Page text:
Philosopher Paul Tillich posits that when social sensemaking fails to keep up with reality, we experience it as a kind of mass neurosis. Everybody has a crisis of meaning at the same time. Life stops making sense. Anyone living through 2016 onward knows that feeling. The Permaweird.
The timing here seems unfortunate. We’re facing planetary challenges: climate change, global pandemics, mass extinctions, increasing geopolitical tension, financial crises, looming nuclear threats… What a time to be hitting the information scaling threshold!
But, then, maybe the information scaling threshold is why we’re experiencing these crises in the first place? As our problems get more complex, our ability to meaningfully coordinate breaks down.
What do we do now? I see three trends that seem like part of the winding path forward.
Thinking with a second brain
Thinking together at Dunbar-scale
Thinking with the network
Each operates at a different order of magnitude in scale. To go beyond the information scaling threshold, we’re going to have to leverage all three.
Thinking with a second brain
How does a system make sense? By constructing a model of its environment. The model is what allows the system to understand changes in the environment, and to adapt. Agency!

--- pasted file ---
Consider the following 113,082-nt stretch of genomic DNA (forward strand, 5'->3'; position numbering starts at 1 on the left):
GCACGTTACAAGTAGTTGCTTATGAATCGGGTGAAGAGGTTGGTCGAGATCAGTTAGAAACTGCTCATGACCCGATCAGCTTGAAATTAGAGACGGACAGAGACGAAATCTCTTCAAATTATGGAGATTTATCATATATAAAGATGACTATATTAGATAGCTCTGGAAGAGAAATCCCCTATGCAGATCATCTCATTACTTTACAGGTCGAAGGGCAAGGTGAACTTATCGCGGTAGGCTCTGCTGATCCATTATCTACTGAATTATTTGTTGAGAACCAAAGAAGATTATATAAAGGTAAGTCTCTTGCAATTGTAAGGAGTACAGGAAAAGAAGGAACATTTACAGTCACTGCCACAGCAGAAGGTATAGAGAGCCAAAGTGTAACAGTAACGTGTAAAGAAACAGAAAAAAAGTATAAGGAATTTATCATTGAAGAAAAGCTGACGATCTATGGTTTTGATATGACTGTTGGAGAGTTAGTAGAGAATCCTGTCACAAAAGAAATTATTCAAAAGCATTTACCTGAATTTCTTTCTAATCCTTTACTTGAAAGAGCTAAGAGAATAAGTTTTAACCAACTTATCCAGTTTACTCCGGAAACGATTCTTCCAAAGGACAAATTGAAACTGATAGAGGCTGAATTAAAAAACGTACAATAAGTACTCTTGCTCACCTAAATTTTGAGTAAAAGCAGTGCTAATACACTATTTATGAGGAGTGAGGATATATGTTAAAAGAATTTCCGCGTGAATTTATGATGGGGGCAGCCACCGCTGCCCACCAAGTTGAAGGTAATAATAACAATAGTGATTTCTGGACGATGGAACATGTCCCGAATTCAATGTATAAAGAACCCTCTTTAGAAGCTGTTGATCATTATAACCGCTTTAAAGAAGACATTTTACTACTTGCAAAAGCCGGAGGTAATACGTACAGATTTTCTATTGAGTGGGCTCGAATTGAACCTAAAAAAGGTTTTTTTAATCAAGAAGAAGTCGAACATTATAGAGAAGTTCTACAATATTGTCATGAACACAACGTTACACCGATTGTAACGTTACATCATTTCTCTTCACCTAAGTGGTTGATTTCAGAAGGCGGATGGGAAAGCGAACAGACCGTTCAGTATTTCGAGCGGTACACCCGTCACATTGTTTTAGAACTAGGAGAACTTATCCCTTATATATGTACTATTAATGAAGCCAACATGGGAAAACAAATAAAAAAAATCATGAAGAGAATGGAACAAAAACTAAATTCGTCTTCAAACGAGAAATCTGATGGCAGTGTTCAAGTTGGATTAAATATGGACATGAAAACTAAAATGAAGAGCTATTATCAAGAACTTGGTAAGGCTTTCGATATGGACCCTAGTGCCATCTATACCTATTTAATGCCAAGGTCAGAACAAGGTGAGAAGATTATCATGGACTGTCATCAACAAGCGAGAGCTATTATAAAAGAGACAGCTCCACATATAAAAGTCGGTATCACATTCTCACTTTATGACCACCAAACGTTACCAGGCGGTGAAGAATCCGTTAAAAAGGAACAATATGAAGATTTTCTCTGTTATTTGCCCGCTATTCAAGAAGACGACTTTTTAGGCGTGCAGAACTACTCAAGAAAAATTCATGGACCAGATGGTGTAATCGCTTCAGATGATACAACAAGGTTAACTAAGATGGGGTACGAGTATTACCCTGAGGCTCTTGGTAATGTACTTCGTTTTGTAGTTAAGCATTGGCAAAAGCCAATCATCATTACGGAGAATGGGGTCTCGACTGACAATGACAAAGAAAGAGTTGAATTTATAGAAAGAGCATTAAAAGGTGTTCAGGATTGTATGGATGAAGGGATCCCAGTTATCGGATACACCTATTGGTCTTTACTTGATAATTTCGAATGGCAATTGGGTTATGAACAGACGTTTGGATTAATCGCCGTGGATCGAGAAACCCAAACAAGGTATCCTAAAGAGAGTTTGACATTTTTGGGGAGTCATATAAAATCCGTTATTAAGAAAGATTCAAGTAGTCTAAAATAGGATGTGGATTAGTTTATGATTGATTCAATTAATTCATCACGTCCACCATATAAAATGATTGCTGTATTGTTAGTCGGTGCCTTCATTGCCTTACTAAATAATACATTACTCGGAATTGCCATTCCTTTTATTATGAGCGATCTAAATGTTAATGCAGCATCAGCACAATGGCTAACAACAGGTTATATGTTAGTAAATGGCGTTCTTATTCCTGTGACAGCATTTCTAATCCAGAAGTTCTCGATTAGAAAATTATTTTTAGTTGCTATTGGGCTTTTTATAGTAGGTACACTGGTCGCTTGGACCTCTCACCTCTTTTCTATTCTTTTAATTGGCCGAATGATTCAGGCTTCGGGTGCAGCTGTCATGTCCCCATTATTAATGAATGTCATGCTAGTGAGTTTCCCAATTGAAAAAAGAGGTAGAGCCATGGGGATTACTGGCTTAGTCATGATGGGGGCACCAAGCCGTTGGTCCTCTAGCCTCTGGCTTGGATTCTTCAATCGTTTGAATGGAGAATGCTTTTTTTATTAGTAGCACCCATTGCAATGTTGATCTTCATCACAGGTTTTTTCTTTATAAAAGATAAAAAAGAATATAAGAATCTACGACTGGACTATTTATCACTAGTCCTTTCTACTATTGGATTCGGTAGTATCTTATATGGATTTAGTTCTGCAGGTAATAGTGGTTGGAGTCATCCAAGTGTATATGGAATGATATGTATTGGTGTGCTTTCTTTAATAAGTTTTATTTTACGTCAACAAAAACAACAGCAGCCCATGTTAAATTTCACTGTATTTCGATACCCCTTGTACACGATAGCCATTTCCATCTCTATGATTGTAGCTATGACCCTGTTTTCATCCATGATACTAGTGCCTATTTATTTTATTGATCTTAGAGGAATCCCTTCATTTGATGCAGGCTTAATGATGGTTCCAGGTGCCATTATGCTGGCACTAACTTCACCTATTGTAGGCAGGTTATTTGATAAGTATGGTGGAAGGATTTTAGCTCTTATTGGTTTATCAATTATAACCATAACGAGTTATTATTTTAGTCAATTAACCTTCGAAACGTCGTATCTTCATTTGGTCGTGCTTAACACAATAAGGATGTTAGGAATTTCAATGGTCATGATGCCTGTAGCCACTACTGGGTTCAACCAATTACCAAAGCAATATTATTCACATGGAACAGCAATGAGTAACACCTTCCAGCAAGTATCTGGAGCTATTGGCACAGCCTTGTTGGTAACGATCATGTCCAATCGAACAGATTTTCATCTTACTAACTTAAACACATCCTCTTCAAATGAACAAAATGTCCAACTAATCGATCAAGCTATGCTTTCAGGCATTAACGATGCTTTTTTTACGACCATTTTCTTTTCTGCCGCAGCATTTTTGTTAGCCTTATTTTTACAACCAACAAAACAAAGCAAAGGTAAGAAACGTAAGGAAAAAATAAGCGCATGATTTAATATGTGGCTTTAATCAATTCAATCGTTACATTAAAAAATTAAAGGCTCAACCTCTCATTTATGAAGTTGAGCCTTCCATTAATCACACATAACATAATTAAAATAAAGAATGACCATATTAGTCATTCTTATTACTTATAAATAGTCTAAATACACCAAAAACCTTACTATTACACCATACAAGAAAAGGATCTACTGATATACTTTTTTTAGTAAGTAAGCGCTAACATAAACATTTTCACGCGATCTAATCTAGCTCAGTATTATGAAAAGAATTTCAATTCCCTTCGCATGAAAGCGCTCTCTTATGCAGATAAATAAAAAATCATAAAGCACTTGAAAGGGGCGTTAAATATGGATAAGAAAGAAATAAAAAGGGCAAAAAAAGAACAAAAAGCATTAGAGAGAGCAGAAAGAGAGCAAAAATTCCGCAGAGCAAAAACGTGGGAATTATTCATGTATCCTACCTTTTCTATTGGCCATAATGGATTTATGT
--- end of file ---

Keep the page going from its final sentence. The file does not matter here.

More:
If the model is too simple, the system won’t be able to understand or adapt to new environmental states. Its actions will stop making sense. Therefore, the complexity of a sensemaking system must match the complexity of the environment. This is Ashby’s Law of Requisite Variety.
If you want to make sense of a complex world, you've got to have an internal system that is equally complex. (Karl Weick)
The internet has increased the complexity of our information environment. To have agency in this environment, we need to become complex too. We’re going to need a second brain!
I suspect this is why we’re seeing a renaissance in tools for thought, digital gardens, Zettelkasten. By offloading a large portion of incoming information into your second brain, you free up bandwidth in your first brain. You might just barely maintain enough variety to navigate our complex environment.
Thinking together at Dunbar-scale
Knowledge production is a group activity, not an individual one.